Types of Wedding Dress Bustles


All About Wedding Dress Bustle Styles

Picture your dream wedding dress. You may immediately think about the silhouette, the fabric, the embellishments, or even the accompanying accessories. These are all central components of the shopping experience, but there's even more to think about.

Have you paused to consider the bustle? This could play a far greater role in your big day than you might expect. If you're like most brides-to-be, however, you know little about the types of bustles or how they function.

Choosing the right one doesn't have to feel overwhelming. In this guide, we explain why this part of the dress is important, which styles are available, and how you'll know when a particular style of bustle is right for you. 

What Is a Bustle?

The bustle forms the framework for the back of your wedding dress. It determines how the train will be tied to make the front and the back of the gown the same length. While it's often thought of as a strictly functional element, it has the potential to also add serious style to your gown. 

Types of Wedding Dress Bustles

When you imagine the perfect wedding dress bustle, what do you picture? If you're like many brides-to-be, you might assume that this feature merely takes a few specific forms.

In reality, this can be one of the most versatile aspects of your wedding dress. Many different strategies can successfully fulfill the final objective of transitioning your dress from ceremony to reception. Your bridal party will be happy to help apply the bustle, but the goal is always a straightforward solution that minimizes wedding day stress while still helping you look amazing.

The following are among the most common types you can expect to encounter as you search for your dream gown:

Traditional Bustle

Sometimes referred to as an American or over bustle, this classic style is one of the most popular among modern brides. To achieve this look, the outside of the train is secured near the waistline. If created properly, it will form a cascading effect. It works with many types of bridal gowns but is especially beautiful with a cathedral train.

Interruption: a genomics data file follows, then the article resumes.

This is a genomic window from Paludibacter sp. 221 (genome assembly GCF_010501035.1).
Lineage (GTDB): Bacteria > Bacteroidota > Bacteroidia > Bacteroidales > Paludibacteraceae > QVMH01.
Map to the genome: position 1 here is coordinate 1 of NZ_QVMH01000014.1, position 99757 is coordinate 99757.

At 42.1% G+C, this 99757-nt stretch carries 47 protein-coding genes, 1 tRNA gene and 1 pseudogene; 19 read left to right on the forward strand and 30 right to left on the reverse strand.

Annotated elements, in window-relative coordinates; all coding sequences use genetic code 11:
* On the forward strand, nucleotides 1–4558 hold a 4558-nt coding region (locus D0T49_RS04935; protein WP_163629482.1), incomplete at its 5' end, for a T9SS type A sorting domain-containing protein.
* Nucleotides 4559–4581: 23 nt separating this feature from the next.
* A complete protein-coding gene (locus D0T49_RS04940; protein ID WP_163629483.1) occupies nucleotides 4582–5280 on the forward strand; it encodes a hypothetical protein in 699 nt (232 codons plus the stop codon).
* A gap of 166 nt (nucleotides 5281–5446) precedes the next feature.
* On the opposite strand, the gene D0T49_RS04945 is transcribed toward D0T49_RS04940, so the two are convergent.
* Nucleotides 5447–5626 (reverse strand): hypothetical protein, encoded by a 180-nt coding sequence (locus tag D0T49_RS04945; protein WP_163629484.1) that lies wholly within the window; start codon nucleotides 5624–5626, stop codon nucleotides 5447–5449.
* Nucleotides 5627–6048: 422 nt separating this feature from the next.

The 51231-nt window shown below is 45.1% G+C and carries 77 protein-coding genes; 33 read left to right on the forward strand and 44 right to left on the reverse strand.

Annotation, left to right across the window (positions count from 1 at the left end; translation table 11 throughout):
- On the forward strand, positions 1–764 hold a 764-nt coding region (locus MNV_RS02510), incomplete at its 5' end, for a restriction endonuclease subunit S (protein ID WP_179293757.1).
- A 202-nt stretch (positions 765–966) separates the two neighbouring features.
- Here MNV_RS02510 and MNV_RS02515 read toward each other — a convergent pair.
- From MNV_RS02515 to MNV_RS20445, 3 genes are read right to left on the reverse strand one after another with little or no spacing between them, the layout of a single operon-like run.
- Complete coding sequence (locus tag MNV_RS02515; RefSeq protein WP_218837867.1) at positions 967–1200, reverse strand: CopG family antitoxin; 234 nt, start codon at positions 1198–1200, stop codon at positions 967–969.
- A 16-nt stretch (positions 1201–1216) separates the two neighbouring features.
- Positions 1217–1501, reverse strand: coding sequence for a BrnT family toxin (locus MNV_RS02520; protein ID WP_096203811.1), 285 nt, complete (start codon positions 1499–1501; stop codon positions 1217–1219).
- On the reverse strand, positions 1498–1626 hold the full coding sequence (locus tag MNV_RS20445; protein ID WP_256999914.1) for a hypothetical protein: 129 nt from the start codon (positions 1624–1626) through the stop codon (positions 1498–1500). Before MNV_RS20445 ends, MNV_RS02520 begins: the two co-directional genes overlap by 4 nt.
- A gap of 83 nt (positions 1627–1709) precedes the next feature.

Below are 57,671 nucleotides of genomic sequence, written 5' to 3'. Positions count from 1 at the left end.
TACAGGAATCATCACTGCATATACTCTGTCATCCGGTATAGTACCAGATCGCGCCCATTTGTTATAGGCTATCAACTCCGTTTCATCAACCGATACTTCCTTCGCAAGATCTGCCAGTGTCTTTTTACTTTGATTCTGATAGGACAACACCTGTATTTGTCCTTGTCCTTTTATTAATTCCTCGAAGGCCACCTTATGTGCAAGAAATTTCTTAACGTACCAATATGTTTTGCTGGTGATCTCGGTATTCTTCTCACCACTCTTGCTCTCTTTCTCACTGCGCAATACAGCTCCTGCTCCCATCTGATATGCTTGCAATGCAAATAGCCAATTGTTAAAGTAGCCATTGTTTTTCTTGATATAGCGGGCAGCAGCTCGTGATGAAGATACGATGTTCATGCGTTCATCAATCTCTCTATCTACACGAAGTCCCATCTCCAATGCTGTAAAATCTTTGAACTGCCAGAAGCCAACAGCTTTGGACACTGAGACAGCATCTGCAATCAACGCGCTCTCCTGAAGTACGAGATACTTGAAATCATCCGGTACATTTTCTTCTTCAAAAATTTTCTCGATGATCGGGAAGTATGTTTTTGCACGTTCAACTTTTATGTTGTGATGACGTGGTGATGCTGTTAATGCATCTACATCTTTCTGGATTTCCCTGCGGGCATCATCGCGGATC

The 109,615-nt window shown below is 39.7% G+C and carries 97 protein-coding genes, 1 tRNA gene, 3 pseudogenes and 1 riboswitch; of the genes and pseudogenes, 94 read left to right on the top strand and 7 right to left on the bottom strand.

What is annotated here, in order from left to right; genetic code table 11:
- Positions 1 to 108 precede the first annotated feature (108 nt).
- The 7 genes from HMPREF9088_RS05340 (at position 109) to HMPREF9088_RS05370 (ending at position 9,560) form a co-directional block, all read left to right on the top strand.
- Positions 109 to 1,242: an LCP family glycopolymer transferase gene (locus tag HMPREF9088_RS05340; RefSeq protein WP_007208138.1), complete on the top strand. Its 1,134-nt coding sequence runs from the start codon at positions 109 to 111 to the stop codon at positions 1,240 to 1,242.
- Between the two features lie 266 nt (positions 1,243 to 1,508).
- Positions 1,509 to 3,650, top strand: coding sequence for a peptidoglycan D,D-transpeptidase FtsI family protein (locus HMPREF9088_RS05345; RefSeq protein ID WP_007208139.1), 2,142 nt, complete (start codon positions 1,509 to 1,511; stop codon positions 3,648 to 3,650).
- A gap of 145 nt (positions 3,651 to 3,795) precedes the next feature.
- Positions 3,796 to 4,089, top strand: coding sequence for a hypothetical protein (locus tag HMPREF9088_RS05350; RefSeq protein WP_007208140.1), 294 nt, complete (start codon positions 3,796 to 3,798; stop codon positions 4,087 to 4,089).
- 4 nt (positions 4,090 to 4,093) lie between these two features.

Bow Bustle

Bustles always need to be designed strategically, but this is particularly important for any wedding dress that features a statement bow. To show off beautiful features at the back of the dress, a bow type folds the fabric above the gown. It is then attached beneath the bow. 

French Bustle

Perfect for lace and satin gowns, this look is simple and sweet. It's a great option if the majority of your gown's embellishments are situated near the waist. It's less desirable if you have intricate details near the hemline, as these will be far less visible once the bustle is applied.

While the traditional option is best suited to dresses with fairly long trains, the opposite is true for the French option. This look is far easier to pull off when the train is minimal as this style tucks under instead of over. Hence, its popularity with mermaid dresses and trumpet silhouettes. In general, however, you'll want accommodating bridesmaids on hand, as this option can be a bit more difficult to pull off. 

Royal Bustle

If you're on the hunt for an elaborate, vintage-inspired look that will instantly attract attention, you can easily achieve it with a royal bustle. This approach involves gathering the train and affixing it to the dress at several points. The result: dramatic folds that add instant visual interest to any wedding gown. 

Ballroom Bustle